The Great Lakes meeting is being held at the Radisson Hotel Metrodome June 2-4 and more than 400 scientists and students are expected to attend. This research paper is being presented in Memorial Hall of the McNamara Alumni Center at the University of Minnesota. Theo Clark, a visiting chemistry professor at Truman State University (Kirksville, Mo), reported the finding based on work done by him and a group of undergraduate students. He said he decided to conduct the analysis because of a lack of analytical information about the nutritional content of organically-grown produce.
"Quite often, organic goods come from smaller farms that market their goods with provocative labels such as 'healthy,' 'delicious,' or 'natural'," he said. "These statements are generally made without reference to any comparable standards." Clark added that he chose oranges to begin the assessment because they are high-profile fruits. "The orange is the traditional source of vitamin C, and it is highly commercialized, but no one to our knowledge has thought to compare the organic and conventionally-grown oranges."
Conventional oranges are larger than organically-grown oranges, and they have a deeper orange color. Because of their size, "we were expecting twice as much vitamin C in the conventional oranges," said Clark. But to his surprise, chemical isolation combined with nuclear magnetic resonance (NMR) spectroscopy revealed that the organically-grown oranges contained 30% more vitamin C than the conventionally-grown fruits -- even though they were only about half the size.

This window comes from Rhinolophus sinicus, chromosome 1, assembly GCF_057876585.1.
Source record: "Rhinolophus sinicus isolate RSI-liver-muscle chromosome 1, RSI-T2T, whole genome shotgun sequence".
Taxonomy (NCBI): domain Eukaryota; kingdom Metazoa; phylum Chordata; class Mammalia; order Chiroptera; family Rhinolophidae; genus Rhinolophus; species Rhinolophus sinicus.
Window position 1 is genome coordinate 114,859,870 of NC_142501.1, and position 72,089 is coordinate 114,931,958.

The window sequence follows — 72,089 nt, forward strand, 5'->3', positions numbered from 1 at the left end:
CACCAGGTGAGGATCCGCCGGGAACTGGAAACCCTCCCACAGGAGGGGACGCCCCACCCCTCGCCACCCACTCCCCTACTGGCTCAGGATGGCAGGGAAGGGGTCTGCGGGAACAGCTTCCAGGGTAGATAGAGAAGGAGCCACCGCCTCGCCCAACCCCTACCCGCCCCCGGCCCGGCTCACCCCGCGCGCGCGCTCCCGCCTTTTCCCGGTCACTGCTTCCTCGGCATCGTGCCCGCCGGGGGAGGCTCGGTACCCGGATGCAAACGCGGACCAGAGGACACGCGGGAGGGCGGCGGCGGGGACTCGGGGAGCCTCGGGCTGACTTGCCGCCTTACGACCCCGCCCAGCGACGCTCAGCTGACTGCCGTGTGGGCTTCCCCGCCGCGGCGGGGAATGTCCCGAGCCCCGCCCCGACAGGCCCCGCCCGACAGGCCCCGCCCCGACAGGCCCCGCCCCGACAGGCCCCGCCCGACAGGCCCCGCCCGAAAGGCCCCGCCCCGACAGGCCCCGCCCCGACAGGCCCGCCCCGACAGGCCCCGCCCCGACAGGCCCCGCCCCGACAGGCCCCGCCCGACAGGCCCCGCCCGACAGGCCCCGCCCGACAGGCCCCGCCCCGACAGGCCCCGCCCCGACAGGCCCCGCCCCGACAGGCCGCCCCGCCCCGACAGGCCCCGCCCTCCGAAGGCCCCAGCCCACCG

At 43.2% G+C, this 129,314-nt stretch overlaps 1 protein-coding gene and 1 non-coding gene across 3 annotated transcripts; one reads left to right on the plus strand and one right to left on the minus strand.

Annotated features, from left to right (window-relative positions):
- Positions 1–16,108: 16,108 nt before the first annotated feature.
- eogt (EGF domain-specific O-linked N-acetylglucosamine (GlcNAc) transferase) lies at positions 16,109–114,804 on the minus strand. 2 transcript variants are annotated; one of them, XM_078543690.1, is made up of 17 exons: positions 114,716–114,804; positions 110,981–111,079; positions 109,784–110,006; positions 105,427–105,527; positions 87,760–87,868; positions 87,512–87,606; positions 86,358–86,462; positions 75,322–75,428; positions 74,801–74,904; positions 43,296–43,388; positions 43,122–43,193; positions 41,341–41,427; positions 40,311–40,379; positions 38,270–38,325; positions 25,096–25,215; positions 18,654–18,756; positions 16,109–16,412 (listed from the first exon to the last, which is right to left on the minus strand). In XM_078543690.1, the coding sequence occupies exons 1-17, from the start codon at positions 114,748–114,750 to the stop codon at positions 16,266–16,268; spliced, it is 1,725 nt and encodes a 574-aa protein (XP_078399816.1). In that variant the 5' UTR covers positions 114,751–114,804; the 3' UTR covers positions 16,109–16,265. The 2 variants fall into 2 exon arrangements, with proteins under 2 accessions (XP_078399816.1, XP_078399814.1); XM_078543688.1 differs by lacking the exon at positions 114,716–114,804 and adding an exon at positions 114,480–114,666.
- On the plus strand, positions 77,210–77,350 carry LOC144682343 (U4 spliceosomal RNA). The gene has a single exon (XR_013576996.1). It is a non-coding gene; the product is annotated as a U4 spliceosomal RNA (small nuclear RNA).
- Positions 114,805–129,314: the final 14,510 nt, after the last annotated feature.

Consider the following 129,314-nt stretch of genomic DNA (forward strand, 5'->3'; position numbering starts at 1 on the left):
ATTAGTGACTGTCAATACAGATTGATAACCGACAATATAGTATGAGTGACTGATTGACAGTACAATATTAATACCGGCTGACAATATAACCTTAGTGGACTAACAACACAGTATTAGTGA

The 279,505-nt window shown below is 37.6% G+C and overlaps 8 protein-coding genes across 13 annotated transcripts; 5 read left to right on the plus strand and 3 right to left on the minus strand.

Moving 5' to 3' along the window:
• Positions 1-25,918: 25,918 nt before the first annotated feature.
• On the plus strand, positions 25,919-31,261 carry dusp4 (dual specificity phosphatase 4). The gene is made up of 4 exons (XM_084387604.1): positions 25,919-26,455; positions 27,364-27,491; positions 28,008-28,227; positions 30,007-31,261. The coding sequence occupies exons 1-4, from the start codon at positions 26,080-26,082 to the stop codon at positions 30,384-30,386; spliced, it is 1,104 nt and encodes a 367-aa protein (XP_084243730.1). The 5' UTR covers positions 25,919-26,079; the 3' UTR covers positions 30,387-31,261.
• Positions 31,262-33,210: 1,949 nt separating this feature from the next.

Clark said the reason for the added nutritional punch isn't clear, but "we speculate that with conventional oranges, (farmers) use nitrogen fertilizers that cause an uptake of more water, so it sort of dilutes the orange. You get a great big orange but it is full of water and doesn't have as much nutritional value," said Clark. "However, we can only speculate. Other factors such as maturity, climate, processing factors, packaging, and storage conditions require consideration."
In addition to the chemical analysis, Clark and his team conducted a survey of 27 households (approximately 71 individuals) in the rural town of Miller, Mo., to gauge their expectations of organic oranges. Eighty five percent of respondents believed that organic oranges would have a higher nutritional content than their conventionally-grown counterparts, and Clark's research shows that "they were right on." However, 65% believed that there was little or no price difference between the two types of oranges. In fact, Clark's team found that organic oranges cost an average of twice as much.
Clark says these issues are important because consumers have a right to know the real nutritional content of organic produce, and hard numbers such as the vitamin C content can validate the claims of the burgeoning organic industry. On the other hand, farmers considering a change from conventional to organic farming methods need to know what consumers expect, and what they are willing to pay for it. (This paper will be presented during a poster session, 6-10:00 PM, Sunday, June 2, in Memorial Hall in the McNamara Alumni Center)